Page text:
In recent times, colleges are giving more weight to a student’s extracurricular activities by looking beyond just test scores and GPAs. This, hypothetically, is great, as it allows students to explore the world outside just their textbook and pursue their passions.
Unfortunately, in competitive environments not unlike Coppell High School, the overly ambitious nature of high school academics at times seeps into the extracurricular side as well, giving birth to a deplorable practice – résumé padding.
In order to have a better chance of getting accepted to a good college. résumé padding can be defined as students lying by overexaggerating their involvement in activities their college résumés, and dipping their feet into as many different waters as possible by committing to many extracurricular activities just for the sake of ‘diversifying’ their college résumé . Adopting this mindset ultimately results in a résumé putting a student’s artificially crafted personality on display, with the only purpose being to impress.
“To me, [padding] is an internal characteristic.” CHS student counselor Cheryl Abreu said. “That’s who you as a person, it shows no integrity or character. If your willing to pad your résumé , what else are you willing to lie on or do to get what you want?”
I know students, friends even, who join clubs that sound fancy, chase officer positions and give it no dedication, just so that they can come off as more successful on their résumés.
However, this definition of success is a twisted one; your personal happiness and growth, not your image in front of others, is what should be what comes to mind when you think of success. In its essence, résumé padding constructs an artificial shell, and for students taking part in résumé padding, relying on a mask rather than their real self to get things can become a norm in life.
Charles Li is the founder and president of the college admissions consultation company V2 Admissions and has several years of experience college admissions counseling experience
“Creating this early stage cycle of doing something for the sake of the application creates a long term negative effect on the individual from a personal standpoint,” Li said. “Because you’re not really doing anything that is very genuine to yourself… You are artificially spending your time developing interests that would have never interested you otherwise.”
Clubs are some of the most notorious tools of résumé padding. CHS sees the creation of many new clubs at the beginning of the year, but not all clubs remain active. With only a few meetings the entire year, they essentially become dummy clubs. Though the administration made an effort to ensure clubs stay active by requiring one meeting every two weeks, sometimes the weak enforcement from both the sponsors and the school lets clubs get by just meeting once every few months.
Résumé padding can also pave the way for corruption in school organizations. Students who do not possess any passion for a club’s activity sometimes end up as an officer because their friend is the president or because they have all of their friends vote for them in officer elections.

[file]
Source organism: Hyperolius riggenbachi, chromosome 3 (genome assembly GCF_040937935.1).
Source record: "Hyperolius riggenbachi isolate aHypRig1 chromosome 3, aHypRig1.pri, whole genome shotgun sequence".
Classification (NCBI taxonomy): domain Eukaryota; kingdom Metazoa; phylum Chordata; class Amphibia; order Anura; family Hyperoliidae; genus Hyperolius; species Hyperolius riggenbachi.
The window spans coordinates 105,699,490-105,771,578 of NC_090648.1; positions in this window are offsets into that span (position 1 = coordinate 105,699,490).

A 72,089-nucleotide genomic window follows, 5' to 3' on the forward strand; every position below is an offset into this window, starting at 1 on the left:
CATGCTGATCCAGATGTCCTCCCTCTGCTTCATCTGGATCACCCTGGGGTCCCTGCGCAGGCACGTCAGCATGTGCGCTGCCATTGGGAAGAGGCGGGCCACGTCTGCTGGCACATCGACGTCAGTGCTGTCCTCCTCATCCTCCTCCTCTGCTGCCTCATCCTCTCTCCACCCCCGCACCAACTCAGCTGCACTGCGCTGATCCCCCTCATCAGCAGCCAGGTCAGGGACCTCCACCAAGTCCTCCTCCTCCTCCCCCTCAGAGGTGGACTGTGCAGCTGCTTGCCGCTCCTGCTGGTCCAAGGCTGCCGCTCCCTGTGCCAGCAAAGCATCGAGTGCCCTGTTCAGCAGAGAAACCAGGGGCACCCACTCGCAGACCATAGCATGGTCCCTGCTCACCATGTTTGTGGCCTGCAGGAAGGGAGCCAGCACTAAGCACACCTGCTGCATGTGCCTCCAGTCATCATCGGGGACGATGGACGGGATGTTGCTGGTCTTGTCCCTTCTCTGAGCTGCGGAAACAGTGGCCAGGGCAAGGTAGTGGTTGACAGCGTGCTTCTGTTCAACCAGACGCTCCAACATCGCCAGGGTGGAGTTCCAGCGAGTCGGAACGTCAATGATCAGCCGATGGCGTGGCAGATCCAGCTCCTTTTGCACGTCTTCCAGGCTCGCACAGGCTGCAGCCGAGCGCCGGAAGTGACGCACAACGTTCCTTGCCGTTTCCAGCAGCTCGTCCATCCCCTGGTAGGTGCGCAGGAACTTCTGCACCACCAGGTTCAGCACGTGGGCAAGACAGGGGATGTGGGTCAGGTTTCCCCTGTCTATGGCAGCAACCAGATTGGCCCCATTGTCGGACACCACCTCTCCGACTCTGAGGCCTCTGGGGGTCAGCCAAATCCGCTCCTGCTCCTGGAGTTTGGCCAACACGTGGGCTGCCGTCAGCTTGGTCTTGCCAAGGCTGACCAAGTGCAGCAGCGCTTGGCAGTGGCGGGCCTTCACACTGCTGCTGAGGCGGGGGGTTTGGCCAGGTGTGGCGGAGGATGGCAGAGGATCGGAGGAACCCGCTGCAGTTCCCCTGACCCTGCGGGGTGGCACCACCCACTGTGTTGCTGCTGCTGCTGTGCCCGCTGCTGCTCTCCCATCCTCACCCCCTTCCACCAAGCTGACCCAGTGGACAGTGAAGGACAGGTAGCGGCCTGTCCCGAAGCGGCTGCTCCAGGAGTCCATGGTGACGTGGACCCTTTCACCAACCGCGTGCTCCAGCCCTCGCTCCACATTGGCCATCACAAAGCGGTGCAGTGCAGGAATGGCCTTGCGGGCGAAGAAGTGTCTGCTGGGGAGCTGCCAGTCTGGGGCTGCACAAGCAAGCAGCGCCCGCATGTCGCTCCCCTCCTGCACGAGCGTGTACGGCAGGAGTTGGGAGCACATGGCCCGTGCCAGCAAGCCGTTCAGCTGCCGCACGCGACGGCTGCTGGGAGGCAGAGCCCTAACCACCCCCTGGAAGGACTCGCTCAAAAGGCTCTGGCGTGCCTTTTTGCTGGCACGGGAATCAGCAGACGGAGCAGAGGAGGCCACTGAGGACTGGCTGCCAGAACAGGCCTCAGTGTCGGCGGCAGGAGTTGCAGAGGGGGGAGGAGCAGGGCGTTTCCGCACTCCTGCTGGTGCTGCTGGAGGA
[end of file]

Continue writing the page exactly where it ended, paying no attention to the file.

With this competitive, toxic nature in the air, some students feel anxious about not having enough on their résumé and in turn, try to follow suit and end up in the same rabbit hole. This feeling of being left behind is a dreadful, contagious one. I would be lying if I said I never thought about ways to pad my résumé as an unknowing underclassman who was just trying not to be left behind in the rat race.
Fortunately, I learned that it is best to invest your time in a few different extracurriculars that feel more like a passion rather than just another class. Having a few core activities with depth display a better work ethic and determination than being in 10 unrelated clubs and activities lacking any depth.
“When you are the president or officer of a math, Spanish, arts, and some science club, and you also play several sports teams at school, when all your extracurriculars don’t come together and tell a holistic story… it doesn’t really make sense from the perspective of an admissions officer trying to understand you and figuring out why they should accept you,” Li said. “There is simply no point in fabricating an application to get into a better school because it damages your morals, and ultimately your morals are what travels far.”
In the end, it’s important to remember that though getting into a very prestigious university certainly corresponds to more potential when you search for jobs, other colleges are capable of offering the same potential. What ultimately decides the weight of that potential in any college is no one but you and your work ethic.
Sacrificing your morals and ethics to get into a college brings a detrimental cost because you will know that it was your ability to manipulate lies, not your achievements and personality that brought you there.
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